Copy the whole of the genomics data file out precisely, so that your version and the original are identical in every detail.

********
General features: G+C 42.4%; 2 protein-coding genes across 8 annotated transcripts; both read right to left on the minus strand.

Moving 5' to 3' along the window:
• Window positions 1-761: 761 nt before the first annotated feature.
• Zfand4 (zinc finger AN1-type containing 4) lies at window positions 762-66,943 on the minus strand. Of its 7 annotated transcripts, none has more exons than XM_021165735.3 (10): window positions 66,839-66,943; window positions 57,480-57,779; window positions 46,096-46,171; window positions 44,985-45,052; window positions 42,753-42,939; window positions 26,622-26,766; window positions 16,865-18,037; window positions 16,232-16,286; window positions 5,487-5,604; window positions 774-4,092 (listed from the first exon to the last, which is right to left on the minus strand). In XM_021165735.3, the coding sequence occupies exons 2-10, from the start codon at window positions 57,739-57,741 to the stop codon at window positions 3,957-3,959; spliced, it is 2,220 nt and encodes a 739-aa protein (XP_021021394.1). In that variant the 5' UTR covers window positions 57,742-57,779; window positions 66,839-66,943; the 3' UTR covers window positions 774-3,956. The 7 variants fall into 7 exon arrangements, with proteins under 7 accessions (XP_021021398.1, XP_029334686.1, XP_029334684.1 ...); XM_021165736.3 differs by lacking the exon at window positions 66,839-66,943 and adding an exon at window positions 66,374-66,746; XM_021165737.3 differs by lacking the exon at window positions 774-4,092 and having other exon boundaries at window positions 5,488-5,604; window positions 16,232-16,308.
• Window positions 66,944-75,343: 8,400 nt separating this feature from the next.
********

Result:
General features: G+C 42.4%; 2 protein-coding genes across 8 annotated transcripts; both read right to left on the minus strand.

Moving 5' to 3' along the window:
• Window positions 1-761: 761 nt before the first annotated feature.
• Zfand4 (zinc finger AN1-type containing 4) lies at window positions 762-66,943 on the minus strand. Of its 7 annotated transcripts, none has more exons than XM_021165735.3 (10): window positions 66,839-66,943; window positions 57,480-57,779; window positions 46,096-46,171; window positions 44,985-45,052; window positions 42,753-42,939; window positions 26,622-26,766; window positions 16,865-18,037; window positions 16,232-16,286; window positions 5,487-5,604; window positions 774-4,092 (listed from the first exon to the last, which is right to left on the minus strand). In XM_021165735.3, the coding sequence occupies exons 2-10, from the start codon at window positions 57,739-57,741 to the stop codon at window positions 3,957-3,959; spliced, it is 2,220 nt and encodes a 739-aa protein (XP_021021394.1). In that variant the 5' UTR covers window positions 57,742-57,779; window positions 66,839-66,943; the 3' UTR covers window positions 774-3,956. The 7 variants fall into 7 exon arrangements, with proteins under 7 accessions (XP_021021398.1, XP_029334686.1, XP_029334684.1 ...); XM_021165736.3 differs by lacking the exon at window positions 66,839-66,943 and adding an exon at window positions 66,374-66,746; XM_021165737.3 differs by lacking the exon at window positions 774-4,092 and having other exon boundaries at window positions 5,488-5,604; window positions 16,232-16,308.
• Window positions 66,944-75,343: 8,400 nt separating this feature from the next.